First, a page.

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Italy: a market with unique opportunities as 71GWh MACSE capacity market auction approaches

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Italy’s grid-scale energy storage market opportunities are unlike anywhere else, but many challenges and uncertainties around the different revenue streams remain, including the upcoming MACSE capacity market auction.

That was the message from the ‘Unlocking Opportunities in Italy’s Energy Storage Landscape’ panel discussion on Day 1 of last week’s Energy Storage Summit EU in London, hosted by our publisher Solar Media.

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Speaking to a packed audience hall, executives from technology providers Energy Dome, Energy Vault and NHOA Energy and developers Sphera Energy and Renera Energy discussed one of Europe’s most exciting upcoming grid-scale markets. Alongside the MACSE auction, they touched on grid, project development and opportunities for software and optimisation providers.

Italy is a ‘fundamentally strong market’ for storage

Mahael Fedele, Partner, CEO of Sphera Energy, said that Italy has several unique characteristics that make it an exciting market for large-scale storage.

“The country obviously needs energy storage. You have centres of renewable generation and centres of consumption which are far apart. There’s a lack of grid interconnection with other countries. And there is a big buildout of renewables. The three combine to create a fundamentally strong market,” he said.

“There is also a clear regulatory push with an ambitious plan for energy storage deployments, which is huge compared to other markets in Europe. Italy is also fundamentally open to foreign investment compared to some other countries.”

MACSE auction for storage ‘unlike anything seen elsewhere’, big implications for project financing

Part of that regulatory push and a huge talking point of the panel was transmission system operator (TSO) Terna’s capacity market auction for energy storage, called MACSE (Electric Storage Capacity Procurement Mechanism).

The scheme will award long-term contracts to energy storage projects to make their capacity available to third-party market operators on the Dispatching Services Market (MSD), in exchange receiving annual premiums to cover operating costs for which €17.7 billion (US$19.15 billion) in state aid was approved by the EU late last year. It is aimed at helping fund the deployment of the 8GW/71GWh of new storage that Terna estimates the country needs by 2030.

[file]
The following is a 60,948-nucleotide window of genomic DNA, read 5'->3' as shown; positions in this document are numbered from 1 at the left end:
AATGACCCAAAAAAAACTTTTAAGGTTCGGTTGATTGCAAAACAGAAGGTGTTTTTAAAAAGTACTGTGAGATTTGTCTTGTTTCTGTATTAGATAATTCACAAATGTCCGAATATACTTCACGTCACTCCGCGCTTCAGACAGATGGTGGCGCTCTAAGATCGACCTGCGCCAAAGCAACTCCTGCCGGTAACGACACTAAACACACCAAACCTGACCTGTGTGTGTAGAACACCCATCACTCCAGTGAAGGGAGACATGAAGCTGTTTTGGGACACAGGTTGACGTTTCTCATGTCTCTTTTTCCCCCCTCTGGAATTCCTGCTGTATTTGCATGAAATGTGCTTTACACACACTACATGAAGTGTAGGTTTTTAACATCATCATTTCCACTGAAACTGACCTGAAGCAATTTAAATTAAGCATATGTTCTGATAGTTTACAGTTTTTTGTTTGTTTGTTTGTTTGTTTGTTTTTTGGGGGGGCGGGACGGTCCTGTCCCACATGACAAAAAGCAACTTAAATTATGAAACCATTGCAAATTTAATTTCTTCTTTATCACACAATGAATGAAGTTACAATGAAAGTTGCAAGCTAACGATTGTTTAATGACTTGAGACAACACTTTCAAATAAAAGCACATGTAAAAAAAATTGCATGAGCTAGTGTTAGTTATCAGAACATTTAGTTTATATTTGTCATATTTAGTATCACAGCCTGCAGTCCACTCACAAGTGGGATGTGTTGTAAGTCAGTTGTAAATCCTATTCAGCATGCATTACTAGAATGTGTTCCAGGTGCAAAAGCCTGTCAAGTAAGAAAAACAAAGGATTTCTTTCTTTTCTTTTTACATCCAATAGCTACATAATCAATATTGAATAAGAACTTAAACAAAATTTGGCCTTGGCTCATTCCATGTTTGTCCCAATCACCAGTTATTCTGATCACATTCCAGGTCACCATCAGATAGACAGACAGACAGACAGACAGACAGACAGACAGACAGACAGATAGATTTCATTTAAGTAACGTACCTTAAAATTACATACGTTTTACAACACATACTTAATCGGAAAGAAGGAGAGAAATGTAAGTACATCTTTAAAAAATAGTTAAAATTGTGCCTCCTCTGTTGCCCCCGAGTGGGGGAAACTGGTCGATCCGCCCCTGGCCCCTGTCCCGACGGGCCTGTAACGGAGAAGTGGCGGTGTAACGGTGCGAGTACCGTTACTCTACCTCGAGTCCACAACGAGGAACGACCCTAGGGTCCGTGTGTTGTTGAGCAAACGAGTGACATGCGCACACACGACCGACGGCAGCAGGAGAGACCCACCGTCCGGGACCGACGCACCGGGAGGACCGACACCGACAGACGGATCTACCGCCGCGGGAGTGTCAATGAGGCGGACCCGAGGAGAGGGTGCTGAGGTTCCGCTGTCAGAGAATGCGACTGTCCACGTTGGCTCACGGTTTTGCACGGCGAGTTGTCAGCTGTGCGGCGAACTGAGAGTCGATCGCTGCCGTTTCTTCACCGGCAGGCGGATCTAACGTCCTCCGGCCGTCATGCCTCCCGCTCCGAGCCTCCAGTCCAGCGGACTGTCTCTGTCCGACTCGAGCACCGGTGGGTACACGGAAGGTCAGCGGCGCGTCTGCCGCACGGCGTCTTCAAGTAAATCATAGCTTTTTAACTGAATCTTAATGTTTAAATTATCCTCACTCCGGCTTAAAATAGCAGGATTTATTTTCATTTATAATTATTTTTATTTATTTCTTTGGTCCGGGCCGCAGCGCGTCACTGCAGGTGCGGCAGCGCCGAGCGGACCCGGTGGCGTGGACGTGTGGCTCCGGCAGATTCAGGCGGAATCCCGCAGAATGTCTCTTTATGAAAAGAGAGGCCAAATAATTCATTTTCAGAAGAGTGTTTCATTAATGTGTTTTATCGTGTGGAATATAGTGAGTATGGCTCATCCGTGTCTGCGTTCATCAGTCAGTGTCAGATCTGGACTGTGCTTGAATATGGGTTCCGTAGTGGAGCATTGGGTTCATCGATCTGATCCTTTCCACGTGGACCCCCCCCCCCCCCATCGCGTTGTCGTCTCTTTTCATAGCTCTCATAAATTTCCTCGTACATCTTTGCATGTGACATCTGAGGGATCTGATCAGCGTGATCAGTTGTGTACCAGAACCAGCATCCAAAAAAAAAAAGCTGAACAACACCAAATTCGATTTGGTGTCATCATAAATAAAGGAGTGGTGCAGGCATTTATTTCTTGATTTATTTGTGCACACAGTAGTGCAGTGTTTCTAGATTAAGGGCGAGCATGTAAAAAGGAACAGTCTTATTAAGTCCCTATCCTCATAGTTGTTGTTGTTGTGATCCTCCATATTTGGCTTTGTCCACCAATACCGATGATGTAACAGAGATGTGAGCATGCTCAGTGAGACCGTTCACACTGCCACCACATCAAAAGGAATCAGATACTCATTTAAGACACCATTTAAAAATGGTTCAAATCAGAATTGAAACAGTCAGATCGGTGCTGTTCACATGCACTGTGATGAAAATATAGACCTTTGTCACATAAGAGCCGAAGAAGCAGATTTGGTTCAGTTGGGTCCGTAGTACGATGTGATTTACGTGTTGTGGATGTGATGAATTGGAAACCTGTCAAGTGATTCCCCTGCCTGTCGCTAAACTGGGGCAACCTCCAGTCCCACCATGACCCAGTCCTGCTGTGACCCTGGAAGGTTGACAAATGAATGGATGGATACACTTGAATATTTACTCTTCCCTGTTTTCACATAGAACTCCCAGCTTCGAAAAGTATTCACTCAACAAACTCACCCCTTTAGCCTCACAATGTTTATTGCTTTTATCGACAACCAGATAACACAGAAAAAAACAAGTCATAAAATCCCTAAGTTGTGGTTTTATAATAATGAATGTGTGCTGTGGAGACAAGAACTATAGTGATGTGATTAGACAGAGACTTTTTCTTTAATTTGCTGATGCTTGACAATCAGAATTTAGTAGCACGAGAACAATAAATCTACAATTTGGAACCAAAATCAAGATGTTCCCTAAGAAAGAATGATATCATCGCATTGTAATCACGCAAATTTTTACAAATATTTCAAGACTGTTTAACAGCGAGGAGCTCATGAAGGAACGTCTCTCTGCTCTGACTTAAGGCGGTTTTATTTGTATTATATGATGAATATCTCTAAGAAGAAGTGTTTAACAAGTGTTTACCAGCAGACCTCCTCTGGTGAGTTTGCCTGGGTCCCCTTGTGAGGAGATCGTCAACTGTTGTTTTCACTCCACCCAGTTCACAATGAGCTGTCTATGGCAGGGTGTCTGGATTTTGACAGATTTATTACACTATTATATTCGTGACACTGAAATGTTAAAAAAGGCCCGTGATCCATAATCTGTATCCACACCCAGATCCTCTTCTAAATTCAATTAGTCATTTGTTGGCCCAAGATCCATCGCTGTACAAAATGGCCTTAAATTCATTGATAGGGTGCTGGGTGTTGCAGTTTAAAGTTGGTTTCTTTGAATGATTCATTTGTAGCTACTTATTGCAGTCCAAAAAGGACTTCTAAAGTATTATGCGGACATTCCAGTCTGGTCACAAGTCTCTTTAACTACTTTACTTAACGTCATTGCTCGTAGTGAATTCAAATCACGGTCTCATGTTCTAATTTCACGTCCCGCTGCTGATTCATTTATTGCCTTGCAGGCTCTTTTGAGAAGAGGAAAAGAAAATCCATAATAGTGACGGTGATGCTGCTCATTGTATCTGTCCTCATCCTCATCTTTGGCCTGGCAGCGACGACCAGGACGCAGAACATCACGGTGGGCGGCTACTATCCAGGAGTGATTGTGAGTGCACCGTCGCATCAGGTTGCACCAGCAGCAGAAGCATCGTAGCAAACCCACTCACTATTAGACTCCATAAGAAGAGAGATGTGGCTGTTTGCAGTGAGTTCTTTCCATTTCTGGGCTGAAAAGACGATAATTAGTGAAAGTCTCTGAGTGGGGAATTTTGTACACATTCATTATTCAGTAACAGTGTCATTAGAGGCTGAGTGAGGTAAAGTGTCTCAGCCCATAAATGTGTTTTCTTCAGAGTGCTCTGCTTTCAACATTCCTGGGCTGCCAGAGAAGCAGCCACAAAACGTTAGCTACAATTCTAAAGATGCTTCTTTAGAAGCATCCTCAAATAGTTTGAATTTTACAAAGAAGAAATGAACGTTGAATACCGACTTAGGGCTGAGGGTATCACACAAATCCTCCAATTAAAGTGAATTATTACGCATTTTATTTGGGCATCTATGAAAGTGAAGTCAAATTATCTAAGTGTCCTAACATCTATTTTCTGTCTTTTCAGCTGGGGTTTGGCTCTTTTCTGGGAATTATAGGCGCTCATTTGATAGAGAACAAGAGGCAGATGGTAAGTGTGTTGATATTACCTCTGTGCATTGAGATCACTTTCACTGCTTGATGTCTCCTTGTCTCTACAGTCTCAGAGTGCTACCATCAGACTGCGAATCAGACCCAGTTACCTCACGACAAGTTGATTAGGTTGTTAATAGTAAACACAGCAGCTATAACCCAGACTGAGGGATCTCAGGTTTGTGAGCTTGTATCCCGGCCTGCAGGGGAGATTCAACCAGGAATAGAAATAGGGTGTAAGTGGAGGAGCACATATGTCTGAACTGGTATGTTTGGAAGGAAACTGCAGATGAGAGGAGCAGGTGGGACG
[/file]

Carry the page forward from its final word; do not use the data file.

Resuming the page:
The long-term contracts – 12-14 years – will be interesting from a project financing perspective, said Luca Manzella, VP Sales EMEA for Energy Vault, a company known for its gravity-based energy storage solution which has also moved into short-duration BESS and green hydrogen. “It will also be interesting for long-duration energy storage (LDES) considering the target duration is eight hours,” he added.

Fabrizio Ciaccia, VP EMEA for EV and BESS solution firm NHOA Energy, agreed: “This contracted model represents an opportunity from a project financing perspective to see something which hasn’t really been done in the energy storage market yet. Projects to date have all been by utilities, and now the market is opening up to IPPs and funds.”

Paolo Sereni, COO and head of storage for developer Renera Energy, also agreed, pointing out that the Italian market has not seen any bank financing for energy storage, yet. “It will be interesting to see how the banks’ experience in wind and solar translates into storage.”

Technological aspects of the auction

With three different technology providers on the panel, it made sense to unpick the topic of technologies for the auction too. The MACSE auction has stipulated that 90% of the funding will go to either lithium-ion battery energy storage system (BESS) or pumped hydro energy storage (PHES), with 10% allocated for ‘other technologies’.

Ben Potter, COO for ‘CO2 battery’ company Energy Dome, said he was confident that other technologies would be needed for Italy to hit the 71GWh figure, and said its technology would be able to bid in to the auction at a lower price than lithium-ion BESS or PHES.

But, Manzella said it was still quite unclear what the benchmark for the 10% of ‘other technology’ would be. “There are a lot of open points that need to be addressed.”